Meanwhile, Baraka Energy and Resources (ASX: BKP) is currently seeking a farm-in partner to pursue opportunities in the Southern Georgina Basin, believing its acreage is in “good standing and represents an underexplored asset with potential to add significant value to the company”.
The company had encountered elevated hydrocarbon shows during the drilling of its McIntyre-2 well in 2011, but activities were suspended when the fracking ban was imposed.
“Whilst the last few years have been very trying for management and the shareholders, the company feel that there is however a more positive attitude returning to commodities and the junior end of the market in particular,” Baraka stated at the time of the ban lift.
“The potential for gas in the NT is still well publicised and the current political charged discussions on the potential shortages of gas and the high gas prices in the eastern states just adds further interest in the NT’s potential.”
Another junior explorer Armour Energy (ASX: AJQ) believes its 100%-owned NT tenements cover the “largest and most important part of the northern, central and southern McArthur Basin where the thickest and most oil and gas prone sections of the McArthur and Tawallah groups are present”.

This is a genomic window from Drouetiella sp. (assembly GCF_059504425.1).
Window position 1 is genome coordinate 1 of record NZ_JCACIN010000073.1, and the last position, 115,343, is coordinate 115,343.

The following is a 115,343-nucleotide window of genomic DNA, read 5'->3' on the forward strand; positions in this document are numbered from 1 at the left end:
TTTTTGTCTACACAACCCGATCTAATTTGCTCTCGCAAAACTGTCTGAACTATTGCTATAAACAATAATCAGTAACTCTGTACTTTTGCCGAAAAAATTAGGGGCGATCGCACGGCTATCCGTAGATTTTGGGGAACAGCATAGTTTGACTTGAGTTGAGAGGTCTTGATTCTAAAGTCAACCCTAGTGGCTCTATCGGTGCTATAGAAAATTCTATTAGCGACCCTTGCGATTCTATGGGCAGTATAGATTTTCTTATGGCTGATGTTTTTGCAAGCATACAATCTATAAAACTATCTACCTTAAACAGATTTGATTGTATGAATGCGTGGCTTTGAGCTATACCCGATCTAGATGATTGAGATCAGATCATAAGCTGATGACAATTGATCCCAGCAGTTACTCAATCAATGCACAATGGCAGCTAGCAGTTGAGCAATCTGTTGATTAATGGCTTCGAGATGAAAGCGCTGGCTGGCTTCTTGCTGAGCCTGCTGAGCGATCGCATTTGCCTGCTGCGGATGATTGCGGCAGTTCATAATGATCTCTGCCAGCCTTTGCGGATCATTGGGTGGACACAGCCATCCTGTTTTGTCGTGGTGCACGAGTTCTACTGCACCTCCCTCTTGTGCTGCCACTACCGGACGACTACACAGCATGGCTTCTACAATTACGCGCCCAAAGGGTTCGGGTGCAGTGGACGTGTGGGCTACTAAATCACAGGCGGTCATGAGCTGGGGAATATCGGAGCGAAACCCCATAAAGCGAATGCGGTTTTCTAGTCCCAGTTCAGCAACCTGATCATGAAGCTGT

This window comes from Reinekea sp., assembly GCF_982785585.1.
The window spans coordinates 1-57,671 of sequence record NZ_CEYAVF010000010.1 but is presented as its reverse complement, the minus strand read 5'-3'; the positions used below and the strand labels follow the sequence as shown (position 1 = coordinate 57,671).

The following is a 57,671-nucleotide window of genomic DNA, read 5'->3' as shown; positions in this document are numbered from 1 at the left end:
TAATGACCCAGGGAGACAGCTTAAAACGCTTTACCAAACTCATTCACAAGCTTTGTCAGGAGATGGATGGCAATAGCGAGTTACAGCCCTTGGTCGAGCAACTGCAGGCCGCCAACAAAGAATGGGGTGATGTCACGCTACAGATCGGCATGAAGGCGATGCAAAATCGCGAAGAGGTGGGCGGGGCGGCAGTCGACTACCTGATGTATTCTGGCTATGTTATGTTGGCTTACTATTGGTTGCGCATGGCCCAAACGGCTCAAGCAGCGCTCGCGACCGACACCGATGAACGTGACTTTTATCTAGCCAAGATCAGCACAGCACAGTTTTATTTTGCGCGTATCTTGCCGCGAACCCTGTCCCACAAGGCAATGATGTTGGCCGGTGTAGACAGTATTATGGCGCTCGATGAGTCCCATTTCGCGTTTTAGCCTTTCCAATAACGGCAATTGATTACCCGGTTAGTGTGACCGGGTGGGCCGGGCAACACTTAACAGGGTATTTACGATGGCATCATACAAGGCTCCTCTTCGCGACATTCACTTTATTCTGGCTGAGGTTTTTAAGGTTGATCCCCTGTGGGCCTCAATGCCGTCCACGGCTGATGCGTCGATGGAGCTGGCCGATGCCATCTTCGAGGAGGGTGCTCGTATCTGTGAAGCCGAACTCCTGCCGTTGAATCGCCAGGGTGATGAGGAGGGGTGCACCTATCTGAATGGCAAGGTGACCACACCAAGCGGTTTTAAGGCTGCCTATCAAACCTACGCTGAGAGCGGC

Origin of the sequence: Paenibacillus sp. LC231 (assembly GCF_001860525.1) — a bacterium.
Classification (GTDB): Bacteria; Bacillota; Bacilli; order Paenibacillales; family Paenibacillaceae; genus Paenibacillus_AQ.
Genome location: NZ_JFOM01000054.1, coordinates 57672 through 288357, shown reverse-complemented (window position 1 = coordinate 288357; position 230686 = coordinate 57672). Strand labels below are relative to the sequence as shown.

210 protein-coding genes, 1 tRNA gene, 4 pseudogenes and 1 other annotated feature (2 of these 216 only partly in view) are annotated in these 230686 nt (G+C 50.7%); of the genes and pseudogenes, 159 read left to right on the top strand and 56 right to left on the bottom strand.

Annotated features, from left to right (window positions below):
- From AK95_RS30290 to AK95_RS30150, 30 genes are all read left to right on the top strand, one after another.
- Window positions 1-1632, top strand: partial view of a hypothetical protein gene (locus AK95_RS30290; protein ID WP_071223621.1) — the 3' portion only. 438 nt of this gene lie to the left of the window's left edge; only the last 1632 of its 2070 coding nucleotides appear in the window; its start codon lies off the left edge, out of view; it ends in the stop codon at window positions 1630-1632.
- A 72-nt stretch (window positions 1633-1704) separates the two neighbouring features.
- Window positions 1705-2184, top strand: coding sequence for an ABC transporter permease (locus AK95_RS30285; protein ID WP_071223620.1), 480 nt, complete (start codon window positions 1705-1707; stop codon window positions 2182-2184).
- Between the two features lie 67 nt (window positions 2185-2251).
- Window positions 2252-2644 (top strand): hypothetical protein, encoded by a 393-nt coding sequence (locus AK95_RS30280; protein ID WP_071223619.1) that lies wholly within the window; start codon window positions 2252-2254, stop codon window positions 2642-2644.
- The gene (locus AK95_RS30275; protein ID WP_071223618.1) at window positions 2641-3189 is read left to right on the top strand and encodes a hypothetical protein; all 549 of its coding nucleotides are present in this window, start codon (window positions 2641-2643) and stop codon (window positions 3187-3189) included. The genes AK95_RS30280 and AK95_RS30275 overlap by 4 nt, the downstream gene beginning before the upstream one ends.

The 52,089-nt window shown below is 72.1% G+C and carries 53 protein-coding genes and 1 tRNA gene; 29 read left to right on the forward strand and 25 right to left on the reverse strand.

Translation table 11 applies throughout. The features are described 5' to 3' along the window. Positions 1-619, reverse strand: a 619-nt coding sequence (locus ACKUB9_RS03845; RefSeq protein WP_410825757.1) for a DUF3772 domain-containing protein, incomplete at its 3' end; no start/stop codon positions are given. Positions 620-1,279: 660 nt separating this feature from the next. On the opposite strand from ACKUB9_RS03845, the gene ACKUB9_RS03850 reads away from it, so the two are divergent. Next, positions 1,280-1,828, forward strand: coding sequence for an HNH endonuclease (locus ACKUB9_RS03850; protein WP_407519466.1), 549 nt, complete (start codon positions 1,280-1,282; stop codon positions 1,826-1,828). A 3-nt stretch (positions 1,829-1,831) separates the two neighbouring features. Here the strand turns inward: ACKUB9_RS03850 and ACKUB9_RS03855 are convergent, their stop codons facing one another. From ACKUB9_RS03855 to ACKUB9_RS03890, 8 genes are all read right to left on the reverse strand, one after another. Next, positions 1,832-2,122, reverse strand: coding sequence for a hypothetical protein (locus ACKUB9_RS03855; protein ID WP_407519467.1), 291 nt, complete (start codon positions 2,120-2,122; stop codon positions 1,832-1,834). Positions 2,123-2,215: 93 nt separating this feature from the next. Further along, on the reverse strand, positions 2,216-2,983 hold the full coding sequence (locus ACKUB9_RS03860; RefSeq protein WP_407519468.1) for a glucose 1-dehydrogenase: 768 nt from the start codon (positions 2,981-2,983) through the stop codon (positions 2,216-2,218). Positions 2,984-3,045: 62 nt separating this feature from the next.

Its McArthur Basin acreage has been estimated to hold 34.8 trillion cubic feet of best-estimate prospective gas resources within shale formations, although further exploration appraisal and evaluation is still required.
In a presentation released to the market last week, Armour said it was planning a regional seismic program as well as the drilling and appraisal of deep stratigraphic wells in the shale gas play.
Major gas player Santos (ASX: STO) also praised the NT’s changes with chief executive officer Kevin Gallagher telling shareholders at the company’s annual general meeting that Santos hoped to “get back on the ground there with exploration and appraisal activities as early as the dry season in 2019”.
“Moomba is a key hub for the east coast gas market and ideally placed to connect future Beetaloo production in the Northern Territory into the eastern and southern markets,” Mr Gallagher said.
At the start of November, the South Australian government announced a 10-year fracking ban across the agricultural-rich Limestone Coast region in the south-east of the state.
South-east independent MP Troy Bell, who originally put forward the bill, told media that the community was “fearful” of fracking technology.
“It’s not that the south-east is against mining or gas extraction – it’s this technology, in that location over limestone where there’s aquifers that the entire region relies on,” Mr Bell said.
Fracking is still permitted in other areas of the state; however, this is subject to requisite approval processes.
In north-east SA, fracking has been undertaken in the Cooper Basin since the late 1960s in over 700 wells.